Scott Kingery hit the 10-day IL as soon as recently eligible, with no injury listed. While HIPAA laws preclude us from knowing what, exactly put him there, the lack of usual detail associated with his placement on the list leads us to presume he contracted the novel coronavirus. With almost no knowledge of recovery timetables for the virus or how it impacts one’s lungs long-term, it’s hard not to fade a player in Kingery’s position. That said, speculating on his fantasy baseball promise is absolutely the least important thing if he did, indeed, contract the virus, and it’s strange to project on such a thing. Here’s hoping he’s back in the lineup as soon as possible.
It’s still hard to be in on Adam Haseley. While he’s been penciled in as the team’s centerfielder all offseason, it’s still the result of simply not having a better option, and he was likely to be the strong side of a platoon. So much is up in the air with just a 60 game season — does a more talented divisional opponent make the Phillies squirm and make a change in an effort to hang around? Does Haseley become the odd man out if he struggles while the team gets off to a hot start? — it’s hard to really buy into a guy who’s ticketed for the bottom of the lineup who’s also shown holes in his game.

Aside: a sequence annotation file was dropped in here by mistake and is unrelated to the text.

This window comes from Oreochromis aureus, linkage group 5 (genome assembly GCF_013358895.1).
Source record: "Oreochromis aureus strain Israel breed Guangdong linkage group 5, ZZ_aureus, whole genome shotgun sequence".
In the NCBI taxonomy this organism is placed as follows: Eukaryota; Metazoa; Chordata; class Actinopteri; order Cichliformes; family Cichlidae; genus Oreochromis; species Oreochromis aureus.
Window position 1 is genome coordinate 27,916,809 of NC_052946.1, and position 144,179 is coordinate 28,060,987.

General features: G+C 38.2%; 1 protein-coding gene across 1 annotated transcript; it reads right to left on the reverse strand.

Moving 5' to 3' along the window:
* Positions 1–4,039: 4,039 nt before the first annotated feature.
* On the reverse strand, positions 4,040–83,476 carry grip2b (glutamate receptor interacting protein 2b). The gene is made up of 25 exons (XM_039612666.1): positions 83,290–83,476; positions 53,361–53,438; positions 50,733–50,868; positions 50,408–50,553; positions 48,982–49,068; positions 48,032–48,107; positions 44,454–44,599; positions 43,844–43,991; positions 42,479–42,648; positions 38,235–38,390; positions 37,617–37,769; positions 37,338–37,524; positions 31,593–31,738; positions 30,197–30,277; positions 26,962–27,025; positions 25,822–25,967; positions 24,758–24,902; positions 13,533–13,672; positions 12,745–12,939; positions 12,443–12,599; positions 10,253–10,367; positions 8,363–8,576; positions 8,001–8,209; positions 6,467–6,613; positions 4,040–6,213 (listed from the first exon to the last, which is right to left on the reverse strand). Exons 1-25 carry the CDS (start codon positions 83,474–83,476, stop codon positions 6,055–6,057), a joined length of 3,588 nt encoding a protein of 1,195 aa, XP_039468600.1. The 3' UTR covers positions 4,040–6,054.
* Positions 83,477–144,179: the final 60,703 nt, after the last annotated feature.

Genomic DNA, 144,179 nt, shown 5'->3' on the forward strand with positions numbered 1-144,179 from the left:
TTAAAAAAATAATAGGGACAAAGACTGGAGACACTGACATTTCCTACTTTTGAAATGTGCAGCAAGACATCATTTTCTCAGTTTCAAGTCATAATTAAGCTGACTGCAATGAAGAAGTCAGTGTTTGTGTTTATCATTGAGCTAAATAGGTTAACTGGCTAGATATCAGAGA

Original March Edition
- ADDITIONS: SS, Didi Gregorius, 2B/UTIL Josh Harrison.
- SUBTRACTIONS: 3B Maikel Franco, 2B César Hernández, OF Corey Dickerson, UTIL Brad Miller, UTIL Sean Rodriguez
J.T. Realmuto (C | Batting 2nd)
2019: 83 R, 25 HR, 92 RBI, 9 SB, .278/.328/.493 | C #1
2020 ADP: 79.0 (C #1)
While the Phillies disappointed last year, J.T. Realmuto most certainly did not. When acquired from Miami in the offseason he was viewed as a major upgrade who brought the Phillies backstop situation from near-bottom of the league to the top. Realmuto put up his best major league season to date and carried the team at the end of the year, helping keep alive what little playoff chances Philly had.
2020 will be his age-29 season. He went anywhere from 61st to 93rd overall in the Pitcher List staff-and-expert mocks. Catcher is sneaky deep, so it might make sense to skew to the latter end of that range. Regardless, Steamer sees another elite season on the horizon, though with less slugging (.477 instead of .493) and playing time (547 PA to last year’s 583). He’s easily the best backstop in the game by substance.